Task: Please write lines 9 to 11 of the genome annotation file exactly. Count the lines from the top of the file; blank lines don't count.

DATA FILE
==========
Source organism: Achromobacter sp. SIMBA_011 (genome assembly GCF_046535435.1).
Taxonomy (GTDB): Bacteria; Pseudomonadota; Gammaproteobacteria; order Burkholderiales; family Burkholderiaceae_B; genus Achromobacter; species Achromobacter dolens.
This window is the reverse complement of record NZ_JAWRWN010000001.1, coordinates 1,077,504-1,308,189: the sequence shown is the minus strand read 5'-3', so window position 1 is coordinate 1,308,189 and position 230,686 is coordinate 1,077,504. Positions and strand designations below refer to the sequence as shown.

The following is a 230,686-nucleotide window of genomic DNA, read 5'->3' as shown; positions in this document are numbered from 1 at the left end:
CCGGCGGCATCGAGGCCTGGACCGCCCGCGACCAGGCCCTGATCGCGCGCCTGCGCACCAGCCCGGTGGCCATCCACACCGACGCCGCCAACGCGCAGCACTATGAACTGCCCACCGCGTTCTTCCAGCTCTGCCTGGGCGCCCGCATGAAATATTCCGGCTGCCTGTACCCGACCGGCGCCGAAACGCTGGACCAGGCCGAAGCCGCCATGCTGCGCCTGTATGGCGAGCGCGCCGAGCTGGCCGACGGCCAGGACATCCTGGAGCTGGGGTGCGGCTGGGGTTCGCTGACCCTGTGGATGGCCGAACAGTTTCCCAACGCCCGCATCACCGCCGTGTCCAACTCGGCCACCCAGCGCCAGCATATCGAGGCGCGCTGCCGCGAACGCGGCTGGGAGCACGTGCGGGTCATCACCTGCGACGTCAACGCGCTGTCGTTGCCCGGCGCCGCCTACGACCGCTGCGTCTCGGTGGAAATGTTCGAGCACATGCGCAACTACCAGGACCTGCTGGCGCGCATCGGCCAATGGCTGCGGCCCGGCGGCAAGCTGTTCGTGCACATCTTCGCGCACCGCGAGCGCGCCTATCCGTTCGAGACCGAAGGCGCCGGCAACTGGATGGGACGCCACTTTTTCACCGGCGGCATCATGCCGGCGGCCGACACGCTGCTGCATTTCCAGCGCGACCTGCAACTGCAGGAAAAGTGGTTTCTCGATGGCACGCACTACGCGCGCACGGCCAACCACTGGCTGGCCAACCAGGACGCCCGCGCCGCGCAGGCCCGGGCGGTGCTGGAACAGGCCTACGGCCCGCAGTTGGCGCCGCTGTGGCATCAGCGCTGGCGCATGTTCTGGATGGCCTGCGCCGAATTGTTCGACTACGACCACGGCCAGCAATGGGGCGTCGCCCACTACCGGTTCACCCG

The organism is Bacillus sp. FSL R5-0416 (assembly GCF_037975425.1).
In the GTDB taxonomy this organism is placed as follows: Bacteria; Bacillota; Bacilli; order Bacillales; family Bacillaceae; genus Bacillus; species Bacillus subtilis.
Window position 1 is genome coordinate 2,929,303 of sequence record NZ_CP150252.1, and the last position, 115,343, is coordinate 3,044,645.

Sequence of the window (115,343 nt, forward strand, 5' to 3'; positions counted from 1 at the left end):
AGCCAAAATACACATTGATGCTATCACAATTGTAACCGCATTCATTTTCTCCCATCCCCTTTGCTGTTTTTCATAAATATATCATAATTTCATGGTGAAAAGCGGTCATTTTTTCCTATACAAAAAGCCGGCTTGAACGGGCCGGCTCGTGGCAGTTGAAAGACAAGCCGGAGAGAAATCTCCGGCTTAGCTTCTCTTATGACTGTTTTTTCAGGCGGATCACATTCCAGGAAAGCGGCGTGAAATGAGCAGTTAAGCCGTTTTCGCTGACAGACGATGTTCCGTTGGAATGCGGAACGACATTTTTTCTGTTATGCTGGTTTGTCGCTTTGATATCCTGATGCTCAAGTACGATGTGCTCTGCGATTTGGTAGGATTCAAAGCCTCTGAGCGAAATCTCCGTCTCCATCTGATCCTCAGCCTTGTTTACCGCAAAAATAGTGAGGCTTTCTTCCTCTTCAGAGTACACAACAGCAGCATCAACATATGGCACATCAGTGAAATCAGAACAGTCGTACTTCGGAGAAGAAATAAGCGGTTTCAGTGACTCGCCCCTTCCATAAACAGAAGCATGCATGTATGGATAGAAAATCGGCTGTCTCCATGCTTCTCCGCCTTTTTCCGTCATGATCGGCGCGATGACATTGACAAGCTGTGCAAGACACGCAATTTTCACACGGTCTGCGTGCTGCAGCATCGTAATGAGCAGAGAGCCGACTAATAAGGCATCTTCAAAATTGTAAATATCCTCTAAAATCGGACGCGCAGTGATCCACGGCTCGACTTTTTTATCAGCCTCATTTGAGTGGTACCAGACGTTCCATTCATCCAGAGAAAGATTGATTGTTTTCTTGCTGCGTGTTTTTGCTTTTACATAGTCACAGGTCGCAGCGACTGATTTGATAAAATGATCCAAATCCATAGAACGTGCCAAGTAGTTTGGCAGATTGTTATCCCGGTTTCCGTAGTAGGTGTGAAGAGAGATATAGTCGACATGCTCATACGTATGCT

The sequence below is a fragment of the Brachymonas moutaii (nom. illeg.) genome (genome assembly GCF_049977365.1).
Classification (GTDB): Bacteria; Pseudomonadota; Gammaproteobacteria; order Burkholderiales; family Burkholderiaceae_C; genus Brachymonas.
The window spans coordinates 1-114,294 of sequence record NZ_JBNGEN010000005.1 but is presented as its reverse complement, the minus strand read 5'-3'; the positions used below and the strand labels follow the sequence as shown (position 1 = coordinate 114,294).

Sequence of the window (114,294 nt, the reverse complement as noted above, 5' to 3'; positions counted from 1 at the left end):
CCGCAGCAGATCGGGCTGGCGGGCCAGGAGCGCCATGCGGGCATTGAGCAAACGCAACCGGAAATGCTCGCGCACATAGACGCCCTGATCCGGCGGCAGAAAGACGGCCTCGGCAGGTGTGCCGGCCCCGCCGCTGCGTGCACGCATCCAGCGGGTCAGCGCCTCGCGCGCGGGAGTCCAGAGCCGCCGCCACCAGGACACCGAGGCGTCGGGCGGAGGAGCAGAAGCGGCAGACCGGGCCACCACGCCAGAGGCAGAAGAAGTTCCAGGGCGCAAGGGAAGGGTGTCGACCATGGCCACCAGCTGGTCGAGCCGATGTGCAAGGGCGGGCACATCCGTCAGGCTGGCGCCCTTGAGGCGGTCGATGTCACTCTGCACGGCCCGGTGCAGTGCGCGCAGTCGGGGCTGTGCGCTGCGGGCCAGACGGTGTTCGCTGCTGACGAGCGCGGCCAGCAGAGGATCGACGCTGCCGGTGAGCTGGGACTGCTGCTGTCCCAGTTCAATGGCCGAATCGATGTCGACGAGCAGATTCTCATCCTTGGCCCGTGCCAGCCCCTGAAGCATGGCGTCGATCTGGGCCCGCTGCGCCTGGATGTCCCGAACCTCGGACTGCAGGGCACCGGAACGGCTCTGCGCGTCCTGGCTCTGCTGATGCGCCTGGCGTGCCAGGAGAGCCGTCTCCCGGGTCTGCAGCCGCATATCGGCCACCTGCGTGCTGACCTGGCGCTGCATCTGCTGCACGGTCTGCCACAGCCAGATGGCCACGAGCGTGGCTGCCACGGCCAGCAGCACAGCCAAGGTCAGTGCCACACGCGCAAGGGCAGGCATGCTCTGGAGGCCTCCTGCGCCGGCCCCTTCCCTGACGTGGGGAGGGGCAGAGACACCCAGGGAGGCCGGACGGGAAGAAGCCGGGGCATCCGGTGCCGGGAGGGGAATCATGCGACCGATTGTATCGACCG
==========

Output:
Sequence of the window (115,343 nt, forward strand, 5' to 3'; positions counted from 1 at the left end):
AGCCAAAATACACATTGATGCTATCACAATTGTAACCGCATTCATTTTCTCCCATCCCCTTTGCTGTTTTTCATAAATATATCATAATTTCATGGTGAAAAGCGGTCATTTTTTCCTATACAAAAAGCCGGCTTGAACGGGCCGGCTCGTGGCAGTTGAAAGACAAGCCGGAGAGAAATCTCCGGCTTAGCTTCTCTTATGACTGTTTTTTCAGGCGGATCACATTCCAGGAAAGCGGCGTGAAATGAGCAGTTAAGCCGTTTTCGCTGACAGACGATGTTCCGTTGGAATGCGGAACGACATTTTTTCTGTTATGCTGGTTTGTCGCTTTGATATCCTGATGCTCAAGTACGATGTGCTCTGCGATTTGGTAGGATTCAAAGCCTCTGAGCGAAATCTCCGTCTCCATCTGATCCTCAGCCTTGTTTACCGCAAAAATAGTGAGGCTTTCTTCCTCTTCAGAGTACACAACAGCAGCATCAACATATGGCACATCAGTGAAATCAGAACAGTCGTACTTCGGAGAAGAAATAAGCGGTTTCAGTGACTCGCCCCTTCCATAAACAGAAGCATGCATGTATGGATAGAAAATCGGCTGTCTCCATGCTTCTCCGCCTTTTTCCGTCATGATCGGCGCGATGACATTGACAAGCTGTGCAAGACACGCAATTTTCACACGGTCTGCGTGCTGCAGCATCGTAATGAGCAGAGAGCCGACTAATAAGGCATCTTCAAAATTGTAAATATCCTCTAAAATCGGACGCGCAGTGATCCACGGCTCGACTTTTTTATCAGCCTCATTTGAGTGGTACCAGACGTTCCATTCATCCAGAGAAAGATTGATTGTTTTCTTGCTGCGTGTTTTTGCTTTTACATAGTCACAGGTCGCAGCGACTGATTTGATAAAATGATCCAAATCCATAGAACGTGCCAAGTAGTTTGGCAGATTGTTATCCCGGTTTCCGTAGTAGGTGTGAAGAGAGATATAGTCGACATGCTCATACGTATGCT

The sequence below is a fragment of the Brachymonas moutaii (nom. illeg.) genome (genome assembly GCF_049977365.1).